We believe a healthy macro backdrop and strong demand for inflation-sensitive assets will support most real estate assets in 2022. However, given stretched valuations for many core assets and COVID-19–related uncertainty around some sectors, we think return prospects are highest for assets that benefit from secular trends, such as the growing demand for healthcare and broadband.
Real estate funds posted strong returns in 2021, pushing cap rates to historical lows. Many sectors that were last year’s laggards turned into this year’s winners and vice versa. COVID-19–impacted sectors like retail and residential outperformed the broad REIT index, while previous darlings like data centers underperformed. The office sector was an exception to the rule, underperforming again given the Delta outbreak and uncertainty over what “hybrid” work schedules will mean for long-term demand.
A broadening economic recovery should support fundamentals and thus asset prices in 2022. Return to office and reduced supply will mean vacancy rates eventually decline for office properties, and a rebound in business travel should boost still subdued hotel sector revenues. Industrial properties, which saw positive NOI growth in 2021, may continue to see strong tenant demand given exploding ecommerce volumes.
Rising inflationary pressures and thus interest rates are often cited as a headwind, but inflationary pressures are likely to ease during second half 2022. Even if they do not, inflation has not historically been a headwind for REITs. Over the last 30 years, REITs on average have returned over 16% when inflation was greater than 2%, more than double the performance below this level. Operators are able to pass on rising costs to tenants via rent increases, and assets like housing with short leases may have strong inflation-hedging potential.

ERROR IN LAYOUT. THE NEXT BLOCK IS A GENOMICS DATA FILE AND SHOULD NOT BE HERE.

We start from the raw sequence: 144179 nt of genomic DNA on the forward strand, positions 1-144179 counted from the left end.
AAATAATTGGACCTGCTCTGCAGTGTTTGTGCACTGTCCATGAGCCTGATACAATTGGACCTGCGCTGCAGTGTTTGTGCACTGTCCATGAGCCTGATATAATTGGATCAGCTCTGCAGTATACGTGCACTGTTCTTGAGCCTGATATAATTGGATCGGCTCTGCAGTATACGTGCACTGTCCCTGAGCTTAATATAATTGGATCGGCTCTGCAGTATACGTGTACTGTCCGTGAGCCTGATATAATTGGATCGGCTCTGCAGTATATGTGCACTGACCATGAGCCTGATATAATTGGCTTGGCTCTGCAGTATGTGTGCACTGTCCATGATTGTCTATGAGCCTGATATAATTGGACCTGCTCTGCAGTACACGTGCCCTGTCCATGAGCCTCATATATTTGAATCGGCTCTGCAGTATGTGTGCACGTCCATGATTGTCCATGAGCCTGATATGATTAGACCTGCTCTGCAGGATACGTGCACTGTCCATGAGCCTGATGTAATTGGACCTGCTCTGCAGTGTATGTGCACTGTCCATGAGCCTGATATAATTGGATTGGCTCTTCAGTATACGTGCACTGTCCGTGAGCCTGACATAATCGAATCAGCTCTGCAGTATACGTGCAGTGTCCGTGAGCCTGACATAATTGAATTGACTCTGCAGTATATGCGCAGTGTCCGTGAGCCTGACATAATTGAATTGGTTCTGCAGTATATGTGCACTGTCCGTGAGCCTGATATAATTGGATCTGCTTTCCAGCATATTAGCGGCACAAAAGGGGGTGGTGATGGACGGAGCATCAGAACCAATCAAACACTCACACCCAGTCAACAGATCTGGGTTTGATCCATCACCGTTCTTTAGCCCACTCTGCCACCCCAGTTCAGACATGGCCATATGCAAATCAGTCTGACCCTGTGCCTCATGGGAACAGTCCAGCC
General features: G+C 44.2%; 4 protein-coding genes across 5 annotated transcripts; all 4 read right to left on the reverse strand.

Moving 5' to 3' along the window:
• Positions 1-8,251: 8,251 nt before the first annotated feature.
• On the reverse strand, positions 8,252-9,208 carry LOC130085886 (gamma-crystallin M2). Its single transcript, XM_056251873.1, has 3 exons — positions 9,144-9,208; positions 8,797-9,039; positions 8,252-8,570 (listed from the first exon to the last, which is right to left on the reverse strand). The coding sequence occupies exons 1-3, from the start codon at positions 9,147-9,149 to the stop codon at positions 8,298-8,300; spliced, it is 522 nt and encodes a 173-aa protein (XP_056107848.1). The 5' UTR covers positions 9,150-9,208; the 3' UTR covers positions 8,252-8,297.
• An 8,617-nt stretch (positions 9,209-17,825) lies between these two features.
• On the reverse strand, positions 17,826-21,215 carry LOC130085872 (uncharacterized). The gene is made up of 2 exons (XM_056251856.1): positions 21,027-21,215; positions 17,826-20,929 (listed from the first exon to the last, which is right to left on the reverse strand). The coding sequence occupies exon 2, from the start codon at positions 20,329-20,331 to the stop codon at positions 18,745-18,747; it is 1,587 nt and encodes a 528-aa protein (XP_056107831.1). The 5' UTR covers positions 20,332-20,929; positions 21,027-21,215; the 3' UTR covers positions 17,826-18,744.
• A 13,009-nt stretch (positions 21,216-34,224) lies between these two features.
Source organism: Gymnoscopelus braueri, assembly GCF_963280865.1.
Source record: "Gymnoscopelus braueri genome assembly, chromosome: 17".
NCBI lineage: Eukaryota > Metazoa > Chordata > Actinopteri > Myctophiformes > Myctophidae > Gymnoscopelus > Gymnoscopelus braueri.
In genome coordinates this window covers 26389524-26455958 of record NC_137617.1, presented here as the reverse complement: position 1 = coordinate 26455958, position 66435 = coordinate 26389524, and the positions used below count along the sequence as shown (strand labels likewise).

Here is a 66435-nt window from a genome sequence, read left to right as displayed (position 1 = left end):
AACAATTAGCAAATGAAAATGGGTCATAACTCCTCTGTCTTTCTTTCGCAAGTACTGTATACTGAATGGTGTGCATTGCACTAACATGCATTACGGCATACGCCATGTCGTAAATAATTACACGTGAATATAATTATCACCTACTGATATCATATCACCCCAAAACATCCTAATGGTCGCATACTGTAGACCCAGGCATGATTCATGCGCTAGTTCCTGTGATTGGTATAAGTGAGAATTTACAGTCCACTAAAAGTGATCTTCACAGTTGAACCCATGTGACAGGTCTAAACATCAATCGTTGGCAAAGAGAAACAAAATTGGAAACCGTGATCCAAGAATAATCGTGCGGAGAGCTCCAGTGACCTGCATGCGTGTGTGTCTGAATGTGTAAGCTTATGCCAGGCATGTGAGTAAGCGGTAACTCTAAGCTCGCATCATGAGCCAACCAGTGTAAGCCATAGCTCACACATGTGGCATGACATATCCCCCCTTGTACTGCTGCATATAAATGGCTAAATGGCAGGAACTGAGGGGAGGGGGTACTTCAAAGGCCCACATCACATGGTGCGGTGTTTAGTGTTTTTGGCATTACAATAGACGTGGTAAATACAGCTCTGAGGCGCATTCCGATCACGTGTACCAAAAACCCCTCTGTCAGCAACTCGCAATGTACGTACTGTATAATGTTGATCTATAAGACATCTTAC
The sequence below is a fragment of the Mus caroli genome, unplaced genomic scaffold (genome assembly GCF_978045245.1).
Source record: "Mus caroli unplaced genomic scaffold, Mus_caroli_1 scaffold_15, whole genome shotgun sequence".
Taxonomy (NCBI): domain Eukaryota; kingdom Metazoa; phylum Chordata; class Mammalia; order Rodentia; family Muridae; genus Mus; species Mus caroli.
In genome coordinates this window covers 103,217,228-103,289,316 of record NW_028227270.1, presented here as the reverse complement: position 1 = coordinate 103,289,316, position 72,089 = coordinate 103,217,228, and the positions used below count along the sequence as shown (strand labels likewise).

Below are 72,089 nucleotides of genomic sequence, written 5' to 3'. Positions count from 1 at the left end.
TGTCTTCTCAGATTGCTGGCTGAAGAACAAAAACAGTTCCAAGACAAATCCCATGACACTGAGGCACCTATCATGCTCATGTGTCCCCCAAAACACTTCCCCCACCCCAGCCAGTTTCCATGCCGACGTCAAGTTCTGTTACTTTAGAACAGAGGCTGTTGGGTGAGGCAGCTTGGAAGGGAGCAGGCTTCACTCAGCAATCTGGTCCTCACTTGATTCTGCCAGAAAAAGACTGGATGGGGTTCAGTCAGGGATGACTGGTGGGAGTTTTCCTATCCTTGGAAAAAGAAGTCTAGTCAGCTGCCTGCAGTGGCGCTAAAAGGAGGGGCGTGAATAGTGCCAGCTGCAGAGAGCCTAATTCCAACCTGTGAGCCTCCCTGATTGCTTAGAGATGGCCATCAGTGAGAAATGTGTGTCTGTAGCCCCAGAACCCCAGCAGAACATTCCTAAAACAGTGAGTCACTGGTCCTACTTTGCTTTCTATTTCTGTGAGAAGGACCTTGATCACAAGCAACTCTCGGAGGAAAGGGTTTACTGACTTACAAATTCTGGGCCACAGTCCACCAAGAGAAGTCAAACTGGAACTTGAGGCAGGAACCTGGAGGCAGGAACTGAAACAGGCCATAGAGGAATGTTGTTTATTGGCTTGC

Sectors that benefit from secular tailwinds include medical properties, where rising drug research spending is generating more demand for lab space and senior housing, which should benefit from an aging society. Demand for data centers also continues to soar as mobile app usage explodes and working from home boosts broadband usage. Both medical and data centers benefit from higher barriers to entry given demand for customized space. Finally, notwithstanding high valuations, industrial assets should remain in demand if ecommerce volumes continue to rise.
DATA CENTERS MAY BENEFIT FROM BROADBAND GROWTH
Avg Broadband Consumption per Household • Gigabytes (GB)
Sources: Axios and OpenVault.
Notes: Data shown as gigabytes consumed, downstream and upstream. Data for 2021 are forecasted.
Wade O’Brien, Managing Director, Capital Markets Research